I have long, as a homeschooling parent, felt that I had to justify our family’s decision to homeschool our children, but I’ve never really had the facts to go along with the feelings and convictions that we have. So, when Great Commission Films gave me the opportunity to review their film IndoctriNation, I knew I wanted to spend some time with the movie.
I received a copy of the physical DVD from Great Commission films. This product regularly retails on their website for $19.95. My Hubby and I watched the film together, and you may not want to watch this around your younger children due to the frank discussion of many school issues, such as violence, sexuality, drugs and alcohol. Having said that, I had children coming in-and-out and paying varying amounts of attention to the movie during the hour and a half that Hubby and I were watching this film.
Colin Gunn is a Scottish filmmaker, and a homeschool father of seven. When making the choice of what to do for their children’s education, Gunn and his wife, searching back to their own memories of what school was like for them, chose to homeschool their children. However, almost 90% of Christian parents send their children to public schools. Some with the idea that their children can be the salt and the light in the public schools. Others send their children to public schools only because they feel that they can’t afford private schools or homeschooling. Yet, research by the Barna group has also shown that over 80% of children leave the Christian faith when they graduate high school and never return again. While homeschooling is no assurance for your children’s salvation, what impact do our schooling choices have on their discipleship? Do public schools play into the decline of Christianity in America?
IndoctriNation opens in the middle of a debate between Baptists. As a Baptist girl myself, I felt completely drawn in. The debate was on public schools: Should Christian parents send their children to public schools or remove them from public schools? There are famous Christian theologians on both sides of the public school battle.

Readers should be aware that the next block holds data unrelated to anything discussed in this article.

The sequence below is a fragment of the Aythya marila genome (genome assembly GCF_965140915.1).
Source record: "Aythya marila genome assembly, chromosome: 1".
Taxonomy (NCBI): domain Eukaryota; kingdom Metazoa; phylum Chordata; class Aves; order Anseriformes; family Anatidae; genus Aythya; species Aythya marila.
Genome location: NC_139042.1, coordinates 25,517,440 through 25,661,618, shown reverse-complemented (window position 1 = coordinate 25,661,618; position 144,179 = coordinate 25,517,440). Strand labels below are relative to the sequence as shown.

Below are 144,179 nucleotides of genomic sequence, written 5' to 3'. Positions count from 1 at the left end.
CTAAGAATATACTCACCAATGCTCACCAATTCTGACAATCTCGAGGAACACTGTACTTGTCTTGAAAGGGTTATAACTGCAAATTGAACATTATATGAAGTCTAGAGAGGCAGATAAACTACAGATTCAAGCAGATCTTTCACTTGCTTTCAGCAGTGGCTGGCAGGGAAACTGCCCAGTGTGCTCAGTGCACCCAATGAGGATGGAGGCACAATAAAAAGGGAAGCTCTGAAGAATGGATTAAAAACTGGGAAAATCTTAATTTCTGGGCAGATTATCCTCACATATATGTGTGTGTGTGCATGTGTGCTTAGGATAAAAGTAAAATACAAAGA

I watched a clip from a Charles Stanley sermon where he tells parents, “When you send that child off to school today, you’re sending them into a pagan society. [They] teach practices that the Bible states very clearly are ungodly, unacceptable, and condemned by God.”
To the contrary, prominent Christian leader Franklin Graham is shown saying, “I want to see a child – at least one child – in every class in every public school in America who is trained as a witness for Jesus Christ. Let’s don’t surrender public schools; let’s take ‘em back.”
Who is right? Is it possible to influence public schools for Christ? Should parents flee the public schools as a pagan institution or should they work within the public schools to effect change from within?
These are the questions that Gunn sets out to answer. He interviews school teachers, administrators, students, parents, pastors, and legislators. He shows video clips from news stories, runs animations of research and a history timeline. He tours museums, visits schools and reaches back into history to figure out whether or not schools have Christian roots, and if they do, when they lost them.
This movie covers a lot of ground, and it would be hard for me to enumerate all of the points that it makes or discuss all the facts presented. However, I do want to take the time to share some of the things that I found most powerful.
I found the “salt and the light” argument that so many of my friends (and even my pastor) uses as a reason to send your children to public schools completely destroyed by two incidents in IndoctriNation.